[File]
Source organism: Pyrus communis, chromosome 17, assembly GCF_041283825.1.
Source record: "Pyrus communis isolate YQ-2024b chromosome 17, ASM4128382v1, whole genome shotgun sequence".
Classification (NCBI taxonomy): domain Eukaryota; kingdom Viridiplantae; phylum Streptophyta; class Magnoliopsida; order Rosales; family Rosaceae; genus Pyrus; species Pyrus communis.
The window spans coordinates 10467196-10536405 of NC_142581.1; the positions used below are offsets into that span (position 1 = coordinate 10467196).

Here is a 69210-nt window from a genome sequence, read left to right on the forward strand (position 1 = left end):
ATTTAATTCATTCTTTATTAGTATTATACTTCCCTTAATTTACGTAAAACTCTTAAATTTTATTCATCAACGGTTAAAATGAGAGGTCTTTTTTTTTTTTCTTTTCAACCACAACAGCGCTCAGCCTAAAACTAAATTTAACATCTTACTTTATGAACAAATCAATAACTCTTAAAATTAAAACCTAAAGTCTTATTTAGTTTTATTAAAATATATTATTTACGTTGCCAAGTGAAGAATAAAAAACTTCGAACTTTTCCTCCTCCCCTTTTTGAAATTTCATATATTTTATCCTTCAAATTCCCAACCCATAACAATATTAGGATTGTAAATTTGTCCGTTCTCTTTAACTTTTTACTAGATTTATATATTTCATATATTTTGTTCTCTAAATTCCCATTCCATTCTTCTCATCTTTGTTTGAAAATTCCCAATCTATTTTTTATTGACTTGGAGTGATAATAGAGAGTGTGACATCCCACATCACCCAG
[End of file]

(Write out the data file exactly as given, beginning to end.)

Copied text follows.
Source organism: Pyrus communis, chromosome 17, assembly GCF_041283825.1.
Source record: "Pyrus communis isolate YQ-2024b chromosome 17, ASM4128382v1, whole genome shotgun sequence".
Classification (NCBI taxonomy): domain Eukaryota; kingdom Viridiplantae; phylum Streptophyta; class Magnoliopsida; order Rosales; family Rosaceae; genus Pyrus; species Pyrus communis.
The window spans coordinates 10467196-10536405 of NC_142581.1; the positions used below are offsets into that span (position 1 = coordinate 10467196).

Here is a 69210-nt window from a genome sequence, read left to right on the forward strand (position 1 = left end):
ATTTAATTCATTCTTTATTAGTATTATACTTCCCTTAATTTACGTAAAACTCTTAAATTTTATTCATCAACGGTTAAAATGAGAGGTCTTTTTTTTTTTTCTTTTCAACCACAACAGCGCTCAGCCTAAAACTAAATTTAACATCTTACTTTATGAACAAATCAATAACTCTTAAAATTAAAACCTAAAGTCTTATTTAGTTTTATTAAAATATATTATTTACGTTGCCAAGTGAAGAATAAAAAACTTCGAACTTTTCCTCCTCCCCTTTTTGAAATTTCATATATTTTATCCTTCAAATTCCCAACCCATAACAATATTAGGATTGTAAATTTGTCCGTTCTCTTTAACTTTTTACTAGATTTATATATTTCATATATTTTGTTCTCTAAATTCCCATTCCATTCTTCTCATCTTTGTTTGAAAATTCCCAATCTATTTTTTATTGACTTGGAGTGATAATAGAGAGTGTGACATCCCACATCACCCAG